Monday, August 14, 2006

What object are you on?

When I lived in Houston, my job at St Luke's Episcopal Hospital's Volunteer Blood Donor Program would bring me to the Johnson Space Center facility several times a month; infact, SLEH was down at JSC the day after the Challenger explosion. Although I question the validity of some of Nasa's projects, I've always been curious about what's 'up there' in the sky. Go out to Overlook Park in South Burlington some clear night and look up.

The International Astronomical Union (IAU) is meeting this week in Prague and will make a decision that could see Pluto lose its status as a planet.

For the first time, the organisation will be officially defining the word "planet", and it is causing much debate in the world of astronomy.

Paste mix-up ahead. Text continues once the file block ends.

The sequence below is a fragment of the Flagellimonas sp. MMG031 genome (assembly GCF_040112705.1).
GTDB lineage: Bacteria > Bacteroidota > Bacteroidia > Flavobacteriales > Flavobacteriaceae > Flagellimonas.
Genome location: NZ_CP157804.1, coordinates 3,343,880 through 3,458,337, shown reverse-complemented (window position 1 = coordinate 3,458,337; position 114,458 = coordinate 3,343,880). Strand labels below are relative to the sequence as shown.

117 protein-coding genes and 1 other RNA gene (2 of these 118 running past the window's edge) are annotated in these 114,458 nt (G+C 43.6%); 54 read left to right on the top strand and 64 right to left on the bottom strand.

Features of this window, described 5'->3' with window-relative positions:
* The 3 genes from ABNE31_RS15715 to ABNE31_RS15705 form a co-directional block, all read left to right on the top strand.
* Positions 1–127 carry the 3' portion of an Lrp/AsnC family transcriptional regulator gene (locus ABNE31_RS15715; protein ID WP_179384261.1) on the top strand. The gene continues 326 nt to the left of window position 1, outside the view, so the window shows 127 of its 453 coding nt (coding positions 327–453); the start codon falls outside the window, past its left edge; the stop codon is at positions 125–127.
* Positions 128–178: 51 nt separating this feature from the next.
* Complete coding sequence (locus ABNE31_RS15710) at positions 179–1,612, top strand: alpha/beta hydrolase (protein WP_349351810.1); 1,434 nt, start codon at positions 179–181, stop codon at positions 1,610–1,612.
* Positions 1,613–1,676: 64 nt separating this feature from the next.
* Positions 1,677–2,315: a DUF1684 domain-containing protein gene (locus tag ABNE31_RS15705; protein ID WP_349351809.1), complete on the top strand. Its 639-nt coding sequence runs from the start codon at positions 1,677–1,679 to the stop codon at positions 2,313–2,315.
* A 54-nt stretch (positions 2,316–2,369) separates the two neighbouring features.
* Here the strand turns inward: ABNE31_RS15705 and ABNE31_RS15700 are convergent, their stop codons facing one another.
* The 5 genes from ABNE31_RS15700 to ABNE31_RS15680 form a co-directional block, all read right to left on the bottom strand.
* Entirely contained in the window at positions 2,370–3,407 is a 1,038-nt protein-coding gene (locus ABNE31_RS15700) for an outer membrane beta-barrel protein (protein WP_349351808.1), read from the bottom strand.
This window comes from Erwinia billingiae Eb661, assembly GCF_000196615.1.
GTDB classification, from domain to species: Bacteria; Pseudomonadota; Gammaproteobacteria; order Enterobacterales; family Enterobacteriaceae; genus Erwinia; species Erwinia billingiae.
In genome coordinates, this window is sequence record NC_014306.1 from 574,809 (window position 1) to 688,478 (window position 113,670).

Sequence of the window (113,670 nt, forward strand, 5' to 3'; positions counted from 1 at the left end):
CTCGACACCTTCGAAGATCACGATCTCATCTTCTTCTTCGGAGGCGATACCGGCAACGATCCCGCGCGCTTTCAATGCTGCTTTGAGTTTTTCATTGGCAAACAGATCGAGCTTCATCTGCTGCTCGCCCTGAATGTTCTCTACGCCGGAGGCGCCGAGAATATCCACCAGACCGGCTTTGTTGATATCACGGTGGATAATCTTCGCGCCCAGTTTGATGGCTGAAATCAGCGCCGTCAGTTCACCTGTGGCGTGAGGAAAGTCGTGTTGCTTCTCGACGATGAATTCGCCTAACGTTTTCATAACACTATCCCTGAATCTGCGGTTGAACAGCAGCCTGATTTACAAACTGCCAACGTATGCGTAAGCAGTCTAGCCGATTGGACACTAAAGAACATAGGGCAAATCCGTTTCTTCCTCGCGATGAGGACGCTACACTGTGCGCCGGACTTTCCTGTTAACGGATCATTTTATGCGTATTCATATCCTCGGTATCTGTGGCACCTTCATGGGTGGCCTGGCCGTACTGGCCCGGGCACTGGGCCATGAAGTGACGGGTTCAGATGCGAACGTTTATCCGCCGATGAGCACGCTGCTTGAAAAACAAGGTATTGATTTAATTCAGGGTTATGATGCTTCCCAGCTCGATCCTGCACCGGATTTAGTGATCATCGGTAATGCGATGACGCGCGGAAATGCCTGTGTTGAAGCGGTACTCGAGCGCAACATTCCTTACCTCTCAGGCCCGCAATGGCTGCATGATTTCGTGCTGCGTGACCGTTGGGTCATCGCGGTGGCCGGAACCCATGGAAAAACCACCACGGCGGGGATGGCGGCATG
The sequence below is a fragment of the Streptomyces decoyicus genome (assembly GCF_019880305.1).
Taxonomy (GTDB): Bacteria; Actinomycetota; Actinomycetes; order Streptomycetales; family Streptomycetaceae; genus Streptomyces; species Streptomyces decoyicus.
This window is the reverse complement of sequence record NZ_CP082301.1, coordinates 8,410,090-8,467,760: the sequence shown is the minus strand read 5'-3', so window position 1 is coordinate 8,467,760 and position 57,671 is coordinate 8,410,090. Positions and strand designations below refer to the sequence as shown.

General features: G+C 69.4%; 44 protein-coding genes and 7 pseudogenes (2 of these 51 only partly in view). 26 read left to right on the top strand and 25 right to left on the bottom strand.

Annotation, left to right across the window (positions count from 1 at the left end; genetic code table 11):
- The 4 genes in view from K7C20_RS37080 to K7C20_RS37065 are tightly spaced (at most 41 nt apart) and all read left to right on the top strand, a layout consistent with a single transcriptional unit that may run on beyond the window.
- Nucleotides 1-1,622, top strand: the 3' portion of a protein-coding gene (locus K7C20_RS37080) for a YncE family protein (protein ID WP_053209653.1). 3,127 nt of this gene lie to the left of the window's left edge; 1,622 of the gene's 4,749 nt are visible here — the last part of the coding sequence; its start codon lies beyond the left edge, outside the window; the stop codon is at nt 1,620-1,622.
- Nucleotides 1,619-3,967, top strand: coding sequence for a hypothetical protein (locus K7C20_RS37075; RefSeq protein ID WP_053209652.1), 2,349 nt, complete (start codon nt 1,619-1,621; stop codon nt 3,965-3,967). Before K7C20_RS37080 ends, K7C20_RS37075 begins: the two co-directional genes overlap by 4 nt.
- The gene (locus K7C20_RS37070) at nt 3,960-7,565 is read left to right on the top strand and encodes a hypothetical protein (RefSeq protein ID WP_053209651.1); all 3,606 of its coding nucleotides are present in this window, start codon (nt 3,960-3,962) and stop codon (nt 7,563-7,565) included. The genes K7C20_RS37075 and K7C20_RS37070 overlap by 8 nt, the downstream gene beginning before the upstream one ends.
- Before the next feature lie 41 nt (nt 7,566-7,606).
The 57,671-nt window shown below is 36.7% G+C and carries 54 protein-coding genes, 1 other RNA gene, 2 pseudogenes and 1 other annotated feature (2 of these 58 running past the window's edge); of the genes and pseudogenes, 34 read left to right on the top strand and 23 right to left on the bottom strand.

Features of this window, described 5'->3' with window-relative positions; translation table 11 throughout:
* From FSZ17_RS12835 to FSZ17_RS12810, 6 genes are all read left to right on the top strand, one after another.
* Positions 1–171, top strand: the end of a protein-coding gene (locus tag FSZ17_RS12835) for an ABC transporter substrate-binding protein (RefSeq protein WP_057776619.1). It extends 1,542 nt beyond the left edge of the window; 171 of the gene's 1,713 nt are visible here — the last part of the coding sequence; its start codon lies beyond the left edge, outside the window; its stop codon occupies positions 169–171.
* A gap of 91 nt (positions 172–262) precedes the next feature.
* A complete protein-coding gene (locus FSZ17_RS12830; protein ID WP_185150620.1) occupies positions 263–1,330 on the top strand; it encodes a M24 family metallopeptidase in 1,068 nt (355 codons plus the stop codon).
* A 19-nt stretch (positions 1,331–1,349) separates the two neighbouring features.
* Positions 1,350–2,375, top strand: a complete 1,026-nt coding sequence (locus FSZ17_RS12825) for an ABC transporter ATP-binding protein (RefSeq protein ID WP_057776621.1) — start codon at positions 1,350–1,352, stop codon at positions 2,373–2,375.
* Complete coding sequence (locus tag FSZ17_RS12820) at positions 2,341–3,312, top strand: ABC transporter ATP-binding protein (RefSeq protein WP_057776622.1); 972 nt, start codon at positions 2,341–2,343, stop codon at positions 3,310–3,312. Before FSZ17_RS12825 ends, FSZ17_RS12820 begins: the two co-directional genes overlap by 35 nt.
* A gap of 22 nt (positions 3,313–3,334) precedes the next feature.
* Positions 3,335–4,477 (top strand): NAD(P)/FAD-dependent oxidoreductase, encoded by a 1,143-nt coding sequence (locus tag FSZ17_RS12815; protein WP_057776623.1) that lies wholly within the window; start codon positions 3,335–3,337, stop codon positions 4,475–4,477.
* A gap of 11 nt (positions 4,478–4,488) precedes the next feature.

Pluto is already an unusual planet. It is made predominantly of ice, and is smaller even than the Earth's Moon. But its status as the ninth planet could also be in danger if the experts decide it no longer makes the grade. From today's BBC report:

Any decision to downgrade Pluto would send shockwaves through the scientific community, instantly outdate textbooks, and change how the basics of the Solar System are taught in schools.

Since the discovery of the ninth planet, astronomers have become aware of a vast population of small, icy bodies resembling Pluto that orbit the Sun beyond Neptune, in a region called the Kuiper Belt.

This led some astronomers to argue that Pluto belonged with this population of "icy dwarfs", not with the objects we call planets.

Nasa Link

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